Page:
What if college admissions were based on random lotteries? Fewer black, low-income, male students would be accepted, new study finds

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Over 50 years ago, public intellectuals played with a radical idea: What if colleges used random lotteries to admit students?

It is a notion that first emerged in the 1960s, when middle-class families sought greater access to higher education and the paths to prestigious schools became increasingly competitive. . Since then, the lotteries have been praised like a possible solution when the admissions process came under scrutiny – most recently, after the “Varsity Blues” corruption scandal and a federal lawsuit alleging Harvard discriminates against Asian American students.


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But new research suggests the shift to a lottery-based system could create significant new challenges for schools seeking to promote racial, ethnic, and socio-economic diversity. The study, published today in the journal of the American Educational Research Association, finds that low-income Hispanic and African American students would be less likely to be accepted into colleges in a multitude of lottery scenarios; in some cases even the percentage of male students admitted would be sharply reduced.

Dominique Baker, co-author of the study and professor of educational policy at Southern Methodist University, said she was drawn to studying the issue because of the wide range of advocates from different sides of the political spectrum. American who supported the randomization of university admissions. for various reasons.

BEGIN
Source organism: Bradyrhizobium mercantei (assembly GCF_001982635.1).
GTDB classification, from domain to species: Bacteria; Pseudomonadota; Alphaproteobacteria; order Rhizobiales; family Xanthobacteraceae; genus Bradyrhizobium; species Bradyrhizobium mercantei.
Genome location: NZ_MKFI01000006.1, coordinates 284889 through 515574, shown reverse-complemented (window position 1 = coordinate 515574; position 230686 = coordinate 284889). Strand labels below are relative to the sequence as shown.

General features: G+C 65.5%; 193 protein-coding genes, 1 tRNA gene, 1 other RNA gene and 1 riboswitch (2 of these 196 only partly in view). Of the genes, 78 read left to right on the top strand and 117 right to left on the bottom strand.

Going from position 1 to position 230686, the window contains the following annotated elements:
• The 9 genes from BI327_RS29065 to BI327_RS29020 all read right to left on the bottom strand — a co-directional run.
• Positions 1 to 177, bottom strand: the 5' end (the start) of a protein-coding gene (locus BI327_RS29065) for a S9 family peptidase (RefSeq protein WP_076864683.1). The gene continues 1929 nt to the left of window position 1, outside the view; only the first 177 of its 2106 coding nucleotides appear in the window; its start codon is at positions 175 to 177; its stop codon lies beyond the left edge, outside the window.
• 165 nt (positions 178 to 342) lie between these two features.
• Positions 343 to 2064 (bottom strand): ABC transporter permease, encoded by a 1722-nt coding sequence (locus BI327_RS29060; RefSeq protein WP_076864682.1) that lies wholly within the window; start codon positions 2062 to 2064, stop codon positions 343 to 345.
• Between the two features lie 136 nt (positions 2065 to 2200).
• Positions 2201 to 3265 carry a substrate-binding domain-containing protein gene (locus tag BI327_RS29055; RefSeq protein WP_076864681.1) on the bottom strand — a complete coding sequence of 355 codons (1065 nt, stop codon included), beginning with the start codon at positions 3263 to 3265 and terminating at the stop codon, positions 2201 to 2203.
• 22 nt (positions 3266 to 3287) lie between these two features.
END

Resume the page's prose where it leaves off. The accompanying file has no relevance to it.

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Former assistant dean of admissions at the University of Virginia, Baker noted that lotteries are too often seen as a silver bullet to what plagues higher education. The mechanisms for admission to college “already have an incredible amount of luck,” she said. “We just don’t see it because it’s an opaque process. “

Baker and his co-author, University of Michigan professor Michael Bastedo, used two US Department of Education data sets to simulate what college admissions numbers would look like in various lottery setups. One, the Longitudinal Study of Education, followed a group of high school students for several years starting in 2002; the other, the High School Longitudinal Study, followed a different group of first year high school students from 2009. Both datasets included academic and demographic information – including grade point average as well as results. tests – for large samples of students as they progress from high school to college.

They then identified all the students in each sample who were above several minimum thresholds for academic performance: those who were at or above the 25th and 50th percentiles for the SAT, GPA, and weighted GPA scores. These, they explained, would be the eligible students to participate in a national notional admissions lottery.

Then, they generated 1,000 random simulations to project which students in the sample might be accepted into at least moderately selective colleges, using GPA minimum eligibility thresholds, SAT scores, and a combination of the two. Finally, they compared these results to the sample of students who attend very or moderately selective institutions under the current system.